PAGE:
Erk

Erk1/2 is a widely expressed protein kinase to regulate meiosis, mitosis, and postmitotic function under the stimulation of growth factors, cytokines, virus infection, and ligands for G protein-coupled receptors. After G protein Ras is typically activated by growth factors through receptor tyrosine kinases and GRB2/SOS, Ras can trigger the activation of Raf and following MEK by phosphorylating Thr and Ser. MEK is responsible for the phosphorylation and activation of Erk1/2. After that, Erks are known to activate many transcription factors, such as ELK1, and downstream protein kinases, which are closely linked to cell proliferation, apoptosis and drug resistance. K-ras mutation was reported to result in primary chemoresistance of lung cancer to gefitinib, erlotinib or sunitinib [29]. N-Ras might enhance fibronectin adhesion and chemoresistance of myeloma cells [30]. H-Ras mediated the resistance of ovarian cancer cells against cisplatin by Raf-1/Erk signaling pathway [31]. Reportedly, src-mediated phosphorylation of Caveolin-1 at Y14 was essential for EGFR activation or its interaction with β1 integrin promoted Fyn-dependent Src homology and Erk1/2 phosphorylation, which was closely linked to chemoresistance [32]. Cai et al. [33] found that Erk-mediated phosphorylation of Drp1 at residue S616 contributed to the mitochondrial fusion, a low mitochondrial ROS level, a high proglycolytic shift and drug resistance of T-cell acute lymphoblastic leukemia cells, treated with mesenchymal stem cells. Dong et al. [34] found that Derlin-1 overexpression mediated chemoresistance of bladder cancer through PI3K/Akt and Erk/MMP signaling. Zhang et al. [35] demonstrated that miR-939 contributed to chemosensitivity by inhibiting SLC34A2/ Raf/MEK/Erk pathway.

NF-κB

NF-κB was firstly discovered by Dr. Ranjan Sen via its interaction with an 11-base pair sequence in the immunoglobulin light-chain enhancer in B cells. NF-κBs have a Rel homology domain in their N-terminus and a transactivation domain in their C-terminus [36]. In unstimulated cells, NF-κB dimers are sequestered in the cytoplasm by IκBs as an inactive form. The activation of NF-κB is initiated by phosphorylation, immediate polyubiquitination and proteasomal degradation of IκB protein [37]. The inducers of NF-κB activity are highly variable, including ROS, TNFα, IL-1β, LPS, isoproterenol, cocaine, ionizing radiation, viruses, and chemoreagents [38]. Active NF-κB enters the nucleus and up-regulates the transcription of Bcl-2, Bcl-xL, XIAP, survivin and Akt (Figure (Figure1).1). Sun et al. [39] found that cisplatin-resistant bladder cancer cells showed more aggressiveness, rapid tumorigenesis, drug resistance and EMT via NF-κB activation. Körber et al. [40] demonstrated that chemoresistance to 5-FU in this colonic cancer cells was strongly dependent on NF-κB activation. Li et al. [41] found that DNA-PKCs downregulation suppressed P-gp expression for cisplatin chemosensitivity by weakening Akt/NF-κB pathway in osteosarcoma cells with CD133 positive. Aspirin or dehydroxymethylepoxyquinomicin could suppress acquired chemoresistance by disrupting NF-κB-IL6 or NF-κB-ABC transporter axis respectively [42, 43].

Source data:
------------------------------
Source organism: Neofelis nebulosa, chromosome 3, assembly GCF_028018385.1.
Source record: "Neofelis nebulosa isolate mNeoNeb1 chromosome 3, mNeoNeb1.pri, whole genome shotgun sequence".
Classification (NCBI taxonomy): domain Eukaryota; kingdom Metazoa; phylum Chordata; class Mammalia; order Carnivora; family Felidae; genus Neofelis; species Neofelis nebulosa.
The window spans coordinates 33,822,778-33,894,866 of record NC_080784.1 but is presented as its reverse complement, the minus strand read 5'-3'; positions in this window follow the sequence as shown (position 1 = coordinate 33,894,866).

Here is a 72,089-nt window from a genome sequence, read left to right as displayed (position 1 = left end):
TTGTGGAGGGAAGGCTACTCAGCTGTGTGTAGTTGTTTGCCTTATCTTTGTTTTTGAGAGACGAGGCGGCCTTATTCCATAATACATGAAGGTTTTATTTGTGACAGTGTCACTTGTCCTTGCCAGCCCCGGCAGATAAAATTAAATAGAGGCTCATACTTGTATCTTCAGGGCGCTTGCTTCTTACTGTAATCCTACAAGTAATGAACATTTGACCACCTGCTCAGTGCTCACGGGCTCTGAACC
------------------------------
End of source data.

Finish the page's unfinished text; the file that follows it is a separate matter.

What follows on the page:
Tumor suppressor gene

p53

p53 towards cisplatin-induced apoptosis has been confirmed in testicular cancer cells by down-regulating the expression of anti-apoptotic genes and up-regulating the expression of pro-apoptotic genes. Cisplatin treatment increases p53 expression, which transcriptionally targets MDM2, p21Waf1/Cip1 and membrane Fas. Additionally, p53 significantly down-regulates survivin in lung cancer cells by binding to the promoter of survivin for transcriptional suppression, which causes Caspase-3 activation and a decline in cell proliferation with response to adriamycin [9]. In cisplatin-sensitive testicular cancer cell line and its acquired cisplatin-resistant sublines, p53 knockdown decreased cisplatin-induced apoptosis and membrane Fas expression, but versa for intrinsically resistant testicular cancer cell lines [44]. Reportedly, mutant p53 induced drug resistance via miR-223 down-regulation in breast and colon cancer cells by the transcription control of Zeb-1 on miR-223 promoter because miR-223 targets microtubule-modulated stathmin-1 for chemoresistance [45]. Except siRNA transfection, MageA2 protein was shown to suppress p53 transactivation through HDAC3 and MageA2/p53 complex, which was linked to etoposide resistance of melanoma cells [46]. Chen et al. [47] found that β2- adrenergic receptor activation induced chemoresistance by acetylating p53 via Sirt1 in cervical cancer cells. Zhang et al. [48] reported the aggregating p53 mutant Arg282Trp might mediate cisplatin resistance by binding to the promoter of ERP29 and up-regulating its expression. Yao et al. [49] suggested that 53BP1 loss induced chemoresistance of colorectal cancer cells to 5-FU by inhibiting the ATM-CHK2-P53 pathway. Lakshmanan et al. [50] found that MUC16 regulated TSPYL5 through the JAK2/STAT3/GR axis for lung cancer cell chemoresistance to cisplatin and gemcitabine by p53 down-regulation. In contrast, WP1130 attenuated cisplatin resistance via USP9X-p53 ubiquitination-mediated degradation pathway [51].